But I dislike your assertion that it was all OK for Apple and 37 Signals because they're geniuses or otherwise "special" people (I particularly disagree that Jobs was a "once-in-a-century genius"). You are correct that reading the post, there are many things that strike brilliantly of Jobsism: extreme irritation that someone is making the beautiful thing you built for them less beautiful, and that this must be stopped by any means necessary, even if you have to weld the whole thing shut. And this very approach makes both 37 Signals and Apple products undesirable for many.
It is really bad to confuse the issue by telling people "only geniuses dare enter here". That is not the problem. Apple's closed model has come back to bite them time and time again, and Microsoft's marriage to the enterprise has allowed OS X to rise without a serious user-facing competitor on the desktop. Just as happened in the early days of the desktop, Apple's arrogance with iOS is cannibalizing their market share, and Android is emerging as the predominant mobile platform. The closed platform is simply not a real solution, even for the "geniuses" at Apple; they've simply been unchallenged. When an open challenger approaches, Apple's walled garden gets burnt down.
It really comes down to the market you're targeting. OS X and Rails are for casual users, people whose needs are very predictable and who simply need to be able to access the thing they want as quickly as possible. This means limiting options, because the likelihood a user will need that option is minimal and because in almost all cases for this audience, it's just more confusing/useless mumbo jumbo that a user must parse when they're looking for their intended setting. This works OK if you expect to stay confined to a relatively stringent niche or two (even if those niches by far comprise the majority of users), like "people who want to use Facebook" or "people who want to feel self-important while they use Photoshop". It's not really the correct approach to solving the problem, but it works for them and limits their irritation.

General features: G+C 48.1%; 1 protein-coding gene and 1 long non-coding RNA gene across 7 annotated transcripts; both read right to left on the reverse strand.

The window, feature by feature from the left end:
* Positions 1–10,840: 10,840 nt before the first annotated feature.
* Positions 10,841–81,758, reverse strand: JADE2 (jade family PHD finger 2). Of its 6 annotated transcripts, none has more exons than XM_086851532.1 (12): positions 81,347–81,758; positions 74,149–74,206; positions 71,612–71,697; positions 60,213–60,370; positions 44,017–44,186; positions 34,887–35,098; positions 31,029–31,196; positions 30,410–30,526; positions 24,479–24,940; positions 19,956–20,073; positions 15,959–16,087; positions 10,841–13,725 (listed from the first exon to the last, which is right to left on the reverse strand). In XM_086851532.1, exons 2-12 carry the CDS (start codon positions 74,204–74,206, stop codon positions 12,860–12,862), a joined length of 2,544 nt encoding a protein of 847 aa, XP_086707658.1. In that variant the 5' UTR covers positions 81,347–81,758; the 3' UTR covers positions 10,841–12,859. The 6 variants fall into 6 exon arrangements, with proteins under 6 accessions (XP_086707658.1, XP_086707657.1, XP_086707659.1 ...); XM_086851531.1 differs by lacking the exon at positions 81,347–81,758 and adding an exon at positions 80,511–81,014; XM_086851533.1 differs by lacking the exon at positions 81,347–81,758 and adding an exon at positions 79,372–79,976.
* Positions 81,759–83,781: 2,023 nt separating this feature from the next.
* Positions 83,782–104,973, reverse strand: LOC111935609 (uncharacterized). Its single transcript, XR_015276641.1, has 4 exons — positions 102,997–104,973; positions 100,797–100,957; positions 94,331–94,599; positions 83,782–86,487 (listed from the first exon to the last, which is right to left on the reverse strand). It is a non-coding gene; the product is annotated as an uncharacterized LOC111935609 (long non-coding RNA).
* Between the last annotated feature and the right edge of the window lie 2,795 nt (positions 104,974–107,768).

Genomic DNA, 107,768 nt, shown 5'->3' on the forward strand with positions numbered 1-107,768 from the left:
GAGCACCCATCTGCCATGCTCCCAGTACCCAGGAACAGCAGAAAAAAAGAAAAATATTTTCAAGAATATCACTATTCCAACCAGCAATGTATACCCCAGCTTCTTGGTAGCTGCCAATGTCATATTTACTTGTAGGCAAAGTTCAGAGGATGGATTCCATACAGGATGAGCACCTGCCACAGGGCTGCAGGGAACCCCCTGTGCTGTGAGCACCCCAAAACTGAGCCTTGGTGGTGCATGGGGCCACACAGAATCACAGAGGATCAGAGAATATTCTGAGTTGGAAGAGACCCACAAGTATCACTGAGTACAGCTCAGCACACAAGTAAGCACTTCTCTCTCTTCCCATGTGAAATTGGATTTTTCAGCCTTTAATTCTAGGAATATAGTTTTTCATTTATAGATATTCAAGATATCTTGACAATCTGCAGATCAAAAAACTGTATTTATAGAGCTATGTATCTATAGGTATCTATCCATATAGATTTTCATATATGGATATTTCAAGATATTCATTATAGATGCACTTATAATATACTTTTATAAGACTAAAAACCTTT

People who use Linux, even if they start as newbies, expect power and flexibility; they expect to be able to customize and hack and build and exploit, and share those hacks and builds and exploits with others. This is really the entire spirit behind open-source software in the first place. The prevailing desktop environments, however, are envious of OS X and want their software to see the glory; they want to be cool, they want to be desired, they want the fame. They want it so bad that they're willing to put all that work into it for free. As such, they feel a necessity to actively pursue the niche of casual users at the expense of the hackers who've used their systems for the last 20 years.
The right way to fix this problem, the way that Linux vendors and developers should be focusing on, is NOT to follow the 37 Signals and Apple paradigm of "ideal" usage path protectionism, but to figure out a paradigm that merges both sectors; the hackers and the casuals, linked together in one great whole, allowing full fluidity between both segments.
Hackers could relax and forget all that complex stuff it takes to boot up a custom environment once in a while and be mostly OK with the casual interface, and casual users could scale up and make whatever customizations are necessary, eventually becoming full-fledged hackers. The person who designs a system that allows this will be the true genius, the great unifier of the worlds of user interaction. Linux and its systems would be a very useful base system for this, so it's especially sad to see our major projects insistence on fame and glory override the real issues.
It's really disheartening to see so many people blindly following Jobs et al down the rabbit hole of arrogance so potent it entirely pervades their product instead of working on the true design issue of unifying the user bases, allowing maximum customization without getting in the users' way. gnome-shell and similar projects are great experiments in UX, but they should be built atop platforms that allow all kinds of other great UX experiments, not platforms that closed-mindedly demand compliance with the "One True Way" of user interaction. Let the One True Way emerge organically; if yours is the best, there's nothing to be afraid of, and making your platform the most flexible and open will easily allow you to incorporate any iterations or improvements that may be contributed by others.
I guess, however, the root of the problem is that people refuse to accept any iteration or improvement is possible. They have a fundamental disrespect and arrogance that leaves no room for collaboration. This is the antithesis of open-source software, and perhaps the author is right that Gnome's developers may fit in better at Microsoft.
"It really comes down to the market you're targeting. OS X and Rails are for casual users"